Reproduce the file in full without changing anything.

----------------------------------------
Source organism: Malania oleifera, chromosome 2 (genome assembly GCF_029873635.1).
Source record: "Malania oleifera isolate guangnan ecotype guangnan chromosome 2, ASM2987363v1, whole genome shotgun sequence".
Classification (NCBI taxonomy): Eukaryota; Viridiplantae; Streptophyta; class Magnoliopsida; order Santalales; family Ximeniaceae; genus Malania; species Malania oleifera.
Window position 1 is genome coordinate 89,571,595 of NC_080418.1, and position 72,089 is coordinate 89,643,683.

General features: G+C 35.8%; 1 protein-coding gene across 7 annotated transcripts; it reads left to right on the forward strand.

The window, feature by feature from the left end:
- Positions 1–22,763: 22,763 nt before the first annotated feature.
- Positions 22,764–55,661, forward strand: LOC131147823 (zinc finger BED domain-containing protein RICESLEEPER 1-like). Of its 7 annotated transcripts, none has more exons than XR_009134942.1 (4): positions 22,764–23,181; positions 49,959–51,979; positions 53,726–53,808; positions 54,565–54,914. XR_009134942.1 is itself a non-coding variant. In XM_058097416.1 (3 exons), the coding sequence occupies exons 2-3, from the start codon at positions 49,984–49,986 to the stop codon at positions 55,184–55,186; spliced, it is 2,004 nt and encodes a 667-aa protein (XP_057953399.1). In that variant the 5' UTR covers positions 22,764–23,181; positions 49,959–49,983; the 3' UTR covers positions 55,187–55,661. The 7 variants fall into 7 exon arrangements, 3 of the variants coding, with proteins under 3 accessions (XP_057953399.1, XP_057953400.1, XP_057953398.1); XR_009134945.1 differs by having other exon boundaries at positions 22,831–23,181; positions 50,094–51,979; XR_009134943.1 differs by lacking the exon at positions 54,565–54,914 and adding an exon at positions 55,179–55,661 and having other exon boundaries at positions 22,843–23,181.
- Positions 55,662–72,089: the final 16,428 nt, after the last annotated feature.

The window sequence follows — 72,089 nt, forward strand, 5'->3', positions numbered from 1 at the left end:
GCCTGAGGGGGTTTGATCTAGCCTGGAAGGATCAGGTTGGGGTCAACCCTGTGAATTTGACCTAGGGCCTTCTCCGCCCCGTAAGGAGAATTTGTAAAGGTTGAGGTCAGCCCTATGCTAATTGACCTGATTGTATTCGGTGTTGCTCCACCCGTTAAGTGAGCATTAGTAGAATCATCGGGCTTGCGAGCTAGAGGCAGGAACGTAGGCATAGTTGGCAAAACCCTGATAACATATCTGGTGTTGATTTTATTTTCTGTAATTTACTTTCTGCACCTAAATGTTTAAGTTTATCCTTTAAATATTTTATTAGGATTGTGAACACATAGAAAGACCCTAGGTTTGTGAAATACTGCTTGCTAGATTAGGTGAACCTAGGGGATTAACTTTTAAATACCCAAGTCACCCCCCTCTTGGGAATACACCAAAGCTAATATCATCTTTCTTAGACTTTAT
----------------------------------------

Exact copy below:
Source organism: Malania oleifera, chromosome 2 (genome assembly GCF_029873635.1).
Source record: "Malania oleifera isolate guangnan ecotype guangnan chromosome 2, ASM2987363v1, whole genome shotgun sequence".
Classification (NCBI taxonomy): Eukaryota; Viridiplantae; Streptophyta; class Magnoliopsida; order Santalales; family Ximeniaceae; genus Malania; species Malania oleifera.
Window position 1 is genome coordinate 89,571,595 of NC_080418.1, and position 72,089 is coordinate 89,643,683.

General features: G+C 35.8%; 1 protein-coding gene across 7 annotated transcripts; it reads left to right on the forward strand.

The window, feature by feature from the left end:
- Positions 1–22,763: 22,763 nt before the first annotated feature.
- Positions 22,764–55,661, forward strand: LOC131147823 (zinc finger BED domain-containing protein RICESLEEPER 1-like). Of its 7 annotated transcripts, none has more exons than XR_009134942.1 (4): positions 22,764–23,181; positions 49,959–51,979; positions 53,726–53,808; positions 54,565–54,914. XR_009134942.1 is itself a non-coding variant. In XM_058097416.1 (3 exons), the coding sequence occupies exons 2-3, from the start codon at positions 49,984–49,986 to the stop codon at positions 55,184–55,186; spliced, it is 2,004 nt and encodes a 667-aa protein (XP_057953399.1). In that variant the 5' UTR covers positions 22,764–23,181; positions 49,959–49,983; the 3' UTR covers positions 55,187–55,661. The 7 variants fall into 7 exon arrangements, 3 of the variants coding, with proteins under 3 accessions (XP_057953399.1, XP_057953400.1, XP_057953398.1); XR_009134945.1 differs by having other exon boundaries at positions 22,831–23,181; positions 50,094–51,979; XR_009134943.1 differs by lacking the exon at positions 54,565–54,914 and adding an exon at positions 55,179–55,661 and having other exon boundaries at positions 22,843–23,181.
- Positions 55,662–72,089: the final 16,428 nt, after the last annotated feature.

The window sequence follows — 72,089 nt, forward strand, 5'->3', positions numbered from 1 at the left end:
GCCTGAGGGGGTTTGATCTAGCCTGGAAGGATCAGGTTGGGGTCAACCCTGTGAATTTGACCTAGGGCCTTCTCCGCCCCGTAAGGAGAATTTGTAAAGGTTGAGGTCAGCCCTATGCTAATTGACCTGATTGTATTCGGTGTTGCTCCACCCGTTAAGTGAGCATTAGTAGAATCATCGGGCTTGCGAGCTAGAGGCAGGAACGTAGGCATAGTTGGCAAAACCCTGATAACATATCTGGTGTTGATTTTATTTTCTGTAATTTACTTTCTGCACCTAAATGTTTAAGTTTATCCTTTAAATATTTTATTAGGATTGTGAACACATAGAAAGACCCTAGGTTTGTGAAATACTGCTTGCTAGATTAGGTGAACCTAGGGGATTAACTTTTAAATACCCAAGTCACCCCCCTCTTGGGAATACACCAAAGCTAATATCATCTTTCTTAGACTTTAT